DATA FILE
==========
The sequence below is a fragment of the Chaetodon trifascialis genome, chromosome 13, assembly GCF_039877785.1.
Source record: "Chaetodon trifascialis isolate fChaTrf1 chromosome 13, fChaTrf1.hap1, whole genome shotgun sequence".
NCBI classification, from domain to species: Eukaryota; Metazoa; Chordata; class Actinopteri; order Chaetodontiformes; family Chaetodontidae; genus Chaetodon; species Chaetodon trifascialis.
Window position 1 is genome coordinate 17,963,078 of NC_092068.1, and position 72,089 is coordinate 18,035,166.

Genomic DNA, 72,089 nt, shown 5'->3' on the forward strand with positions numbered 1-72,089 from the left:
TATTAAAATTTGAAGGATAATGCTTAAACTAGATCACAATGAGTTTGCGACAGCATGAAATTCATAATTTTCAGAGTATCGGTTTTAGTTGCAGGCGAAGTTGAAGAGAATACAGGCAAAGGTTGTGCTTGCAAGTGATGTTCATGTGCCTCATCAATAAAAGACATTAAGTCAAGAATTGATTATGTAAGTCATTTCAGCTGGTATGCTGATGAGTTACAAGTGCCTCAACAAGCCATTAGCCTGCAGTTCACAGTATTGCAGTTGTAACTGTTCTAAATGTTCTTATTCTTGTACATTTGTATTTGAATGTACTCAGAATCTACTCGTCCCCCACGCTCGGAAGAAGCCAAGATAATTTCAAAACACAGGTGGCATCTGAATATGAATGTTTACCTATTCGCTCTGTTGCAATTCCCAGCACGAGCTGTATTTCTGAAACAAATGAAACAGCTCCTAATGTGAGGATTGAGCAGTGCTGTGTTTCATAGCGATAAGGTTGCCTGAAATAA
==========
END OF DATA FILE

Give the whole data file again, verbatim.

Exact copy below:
The sequence below is a fragment of the Chaetodon trifascialis genome, chromosome 13, assembly GCF_039877785.1.
Source record: "Chaetodon trifascialis isolate fChaTrf1 chromosome 13, fChaTrf1.hap1, whole genome shotgun sequence".
NCBI classification, from domain to species: Eukaryota; Metazoa; Chordata; class Actinopteri; order Chaetodontiformes; family Chaetodontidae; genus Chaetodon; species Chaetodon trifascialis.
Window position 1 is genome coordinate 17,963,078 of NC_092068.1, and position 72,089 is coordinate 18,035,166.

Genomic DNA, 72,089 nt, shown 5'->3' on the forward strand with positions numbered 1-72,089 from the left:
TATTAAAATTTGAAGGATAATGCTTAAACTAGATCACAATGAGTTTGCGACAGCATGAAATTCATAATTTTCAGAGTATCGGTTTTAGTTGCAGGCGAAGTTGAAGAGAATACAGGCAAAGGTTGTGCTTGCAAGTGATGTTCATGTGCCTCATCAATAAAAGACATTAAGTCAAGAATTGATTATGTAAGTCATTTCAGCTGGTATGCTGATGAGTTACAAGTGCCTCAACAAGCCATTAGCCTGCAGTTCACAGTATTGCAGTTGTAACTGTTCTAAATGTTCTTATTCTTGTACATTTGTATTTGAATGTACTCAGAATCTACTCGTCCCCCACGCTCGGAAGAAGCCAAGATAATTTCAAAACACAGGTGGCATCTGAATATGAATGTTTACCTATTCGCTCTGTTGCAATTCCCAGCACGAGCTGTATTTCTGAAACAAATGAAACAGCTCCTAATGTGAGGATTGAGCAGTGCTGTGTTTCATAGCGATAAGGTTGCCTGAAATAA